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Hurricane Sally lumbers into Gulf Coast, bringing heavy rains

MOBILE, Ala. (Reuters) - Hurricane Sally on Wednesday uprooted trees, flooded streets and cut power to hundreds of thousands of homes and businesses as the powerful storm tore across the Alabama-Florida coast, and brought the threat of more flooding to the U.S. Southeast.

Some parts of the Gulf Coast have already been inundated with more than 18 inches (46 cm) of rain in the last 24 hours, with more precipitation expected throughout the day even as the storm’s winds slow, the National Hurricane Center said.

Pensacola, Florida, a coastal resort community of 50,000, suffered up to 5 feet of flooding and travel was cut by damaged roads and bridges. More than 500,000 homes and businesses across the area were without power as the storm knocked over stately oak trees and tore power lines from poles.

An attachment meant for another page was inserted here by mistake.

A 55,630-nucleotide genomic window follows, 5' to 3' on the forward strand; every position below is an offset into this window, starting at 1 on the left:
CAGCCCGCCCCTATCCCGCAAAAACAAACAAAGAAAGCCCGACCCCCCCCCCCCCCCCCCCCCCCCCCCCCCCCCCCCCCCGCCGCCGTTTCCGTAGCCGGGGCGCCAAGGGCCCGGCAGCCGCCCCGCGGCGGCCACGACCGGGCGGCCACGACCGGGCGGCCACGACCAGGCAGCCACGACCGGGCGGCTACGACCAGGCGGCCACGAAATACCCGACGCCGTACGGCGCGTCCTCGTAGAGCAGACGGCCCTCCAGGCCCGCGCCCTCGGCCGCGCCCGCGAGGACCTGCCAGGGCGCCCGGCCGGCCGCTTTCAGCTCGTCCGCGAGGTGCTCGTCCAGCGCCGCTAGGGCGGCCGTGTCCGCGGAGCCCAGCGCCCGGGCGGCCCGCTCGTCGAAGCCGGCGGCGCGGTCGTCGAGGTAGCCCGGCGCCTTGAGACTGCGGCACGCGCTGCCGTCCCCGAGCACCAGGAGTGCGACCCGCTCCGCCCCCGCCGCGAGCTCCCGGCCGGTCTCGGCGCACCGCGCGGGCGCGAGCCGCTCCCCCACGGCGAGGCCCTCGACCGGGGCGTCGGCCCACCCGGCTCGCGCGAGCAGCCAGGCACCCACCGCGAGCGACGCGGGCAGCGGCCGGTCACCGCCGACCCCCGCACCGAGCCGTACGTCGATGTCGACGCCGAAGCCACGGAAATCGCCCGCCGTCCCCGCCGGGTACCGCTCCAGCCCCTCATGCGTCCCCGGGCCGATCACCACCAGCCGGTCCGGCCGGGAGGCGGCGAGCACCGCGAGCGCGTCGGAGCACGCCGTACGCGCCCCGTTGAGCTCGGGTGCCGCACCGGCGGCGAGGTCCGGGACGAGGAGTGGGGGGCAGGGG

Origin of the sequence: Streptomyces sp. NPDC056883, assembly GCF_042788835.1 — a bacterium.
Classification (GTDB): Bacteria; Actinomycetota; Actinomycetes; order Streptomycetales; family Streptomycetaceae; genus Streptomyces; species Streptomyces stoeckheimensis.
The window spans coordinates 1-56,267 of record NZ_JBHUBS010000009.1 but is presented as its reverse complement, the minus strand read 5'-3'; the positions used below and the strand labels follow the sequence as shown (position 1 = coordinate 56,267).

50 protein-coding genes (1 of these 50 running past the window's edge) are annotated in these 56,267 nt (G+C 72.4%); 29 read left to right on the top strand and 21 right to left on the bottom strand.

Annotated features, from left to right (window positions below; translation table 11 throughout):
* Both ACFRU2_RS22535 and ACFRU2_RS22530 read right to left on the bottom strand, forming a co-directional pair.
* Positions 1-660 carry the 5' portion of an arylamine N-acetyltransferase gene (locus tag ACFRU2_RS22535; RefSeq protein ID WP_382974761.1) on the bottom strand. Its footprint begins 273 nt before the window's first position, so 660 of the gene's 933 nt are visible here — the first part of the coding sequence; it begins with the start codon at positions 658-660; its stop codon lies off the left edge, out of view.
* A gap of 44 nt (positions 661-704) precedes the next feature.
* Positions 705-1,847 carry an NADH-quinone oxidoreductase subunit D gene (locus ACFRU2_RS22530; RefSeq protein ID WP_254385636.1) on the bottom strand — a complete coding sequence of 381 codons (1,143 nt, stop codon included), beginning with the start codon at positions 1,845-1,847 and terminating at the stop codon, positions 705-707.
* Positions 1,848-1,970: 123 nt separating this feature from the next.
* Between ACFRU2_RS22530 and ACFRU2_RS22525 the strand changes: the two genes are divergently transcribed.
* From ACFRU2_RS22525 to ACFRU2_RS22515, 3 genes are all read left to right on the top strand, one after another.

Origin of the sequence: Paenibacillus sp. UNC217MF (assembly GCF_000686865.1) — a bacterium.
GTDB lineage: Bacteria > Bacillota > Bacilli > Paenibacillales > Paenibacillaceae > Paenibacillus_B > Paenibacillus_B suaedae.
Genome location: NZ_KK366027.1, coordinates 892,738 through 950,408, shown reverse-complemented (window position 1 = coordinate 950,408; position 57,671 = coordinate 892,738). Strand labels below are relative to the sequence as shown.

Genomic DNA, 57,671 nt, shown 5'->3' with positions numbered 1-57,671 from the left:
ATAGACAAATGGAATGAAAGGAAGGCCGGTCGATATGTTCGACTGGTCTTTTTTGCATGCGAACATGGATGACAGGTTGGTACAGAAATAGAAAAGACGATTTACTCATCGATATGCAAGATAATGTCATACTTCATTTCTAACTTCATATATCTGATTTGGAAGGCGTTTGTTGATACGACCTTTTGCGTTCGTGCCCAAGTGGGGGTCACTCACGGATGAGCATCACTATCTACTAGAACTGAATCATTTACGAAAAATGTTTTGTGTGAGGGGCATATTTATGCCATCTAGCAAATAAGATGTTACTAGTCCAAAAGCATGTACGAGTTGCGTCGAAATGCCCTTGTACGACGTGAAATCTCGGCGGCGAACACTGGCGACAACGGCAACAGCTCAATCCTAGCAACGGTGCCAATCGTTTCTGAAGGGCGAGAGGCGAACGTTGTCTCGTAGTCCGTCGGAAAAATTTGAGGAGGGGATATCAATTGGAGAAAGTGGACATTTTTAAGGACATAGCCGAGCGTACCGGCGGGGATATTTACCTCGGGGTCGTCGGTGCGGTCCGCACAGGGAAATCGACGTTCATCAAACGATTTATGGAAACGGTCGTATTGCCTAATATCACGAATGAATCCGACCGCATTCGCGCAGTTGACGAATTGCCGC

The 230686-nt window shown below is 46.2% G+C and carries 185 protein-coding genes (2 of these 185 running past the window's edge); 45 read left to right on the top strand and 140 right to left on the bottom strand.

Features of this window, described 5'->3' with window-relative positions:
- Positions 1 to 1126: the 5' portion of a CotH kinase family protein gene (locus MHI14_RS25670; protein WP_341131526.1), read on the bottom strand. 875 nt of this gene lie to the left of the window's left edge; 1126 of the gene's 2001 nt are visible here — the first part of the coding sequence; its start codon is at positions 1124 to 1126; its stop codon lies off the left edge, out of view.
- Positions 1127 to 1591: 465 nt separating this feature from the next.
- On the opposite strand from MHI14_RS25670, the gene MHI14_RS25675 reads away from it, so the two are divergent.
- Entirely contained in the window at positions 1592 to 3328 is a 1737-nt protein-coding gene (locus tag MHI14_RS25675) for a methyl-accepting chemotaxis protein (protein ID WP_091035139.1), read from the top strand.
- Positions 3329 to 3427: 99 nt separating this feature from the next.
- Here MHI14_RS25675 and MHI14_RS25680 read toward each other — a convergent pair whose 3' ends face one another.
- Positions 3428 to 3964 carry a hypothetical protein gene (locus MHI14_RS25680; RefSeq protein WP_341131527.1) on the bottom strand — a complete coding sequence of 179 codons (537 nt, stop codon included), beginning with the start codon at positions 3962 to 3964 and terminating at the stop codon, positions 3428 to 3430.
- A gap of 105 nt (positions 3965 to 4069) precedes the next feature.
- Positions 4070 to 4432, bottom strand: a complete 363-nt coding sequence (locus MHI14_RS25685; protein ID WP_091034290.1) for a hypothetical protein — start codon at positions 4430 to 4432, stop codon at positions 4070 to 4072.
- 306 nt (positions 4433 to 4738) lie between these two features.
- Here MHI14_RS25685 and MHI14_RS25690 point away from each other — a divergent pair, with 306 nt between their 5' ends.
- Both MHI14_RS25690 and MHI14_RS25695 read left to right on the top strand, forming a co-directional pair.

The storm was moving at a slow 5 mile-per-hour (8 km-per-hous)pace toward the Alabama-Florida border, similar to other recent U.S. storms that caused massive flooding and property damage.

“The rain is what stands out with this one. It’s unreal,” said Cavin Hollyhand, 50, who left his home on a barrier island and took shelter in Mobile, Alabama, where he viewed the damage on Wednesday.

Upon landfall at Gulf Shores, Alabama, Sally’s winds were clocked at 105 mph (165 kph). Along the coast, piers were ripped away by the storm surge and winds.

Alabama Governor Kay Ivey, in a message on Twitter, told residents not to go outside to check on damage unless necessary, and to stay away from live power lines and fallen trees.


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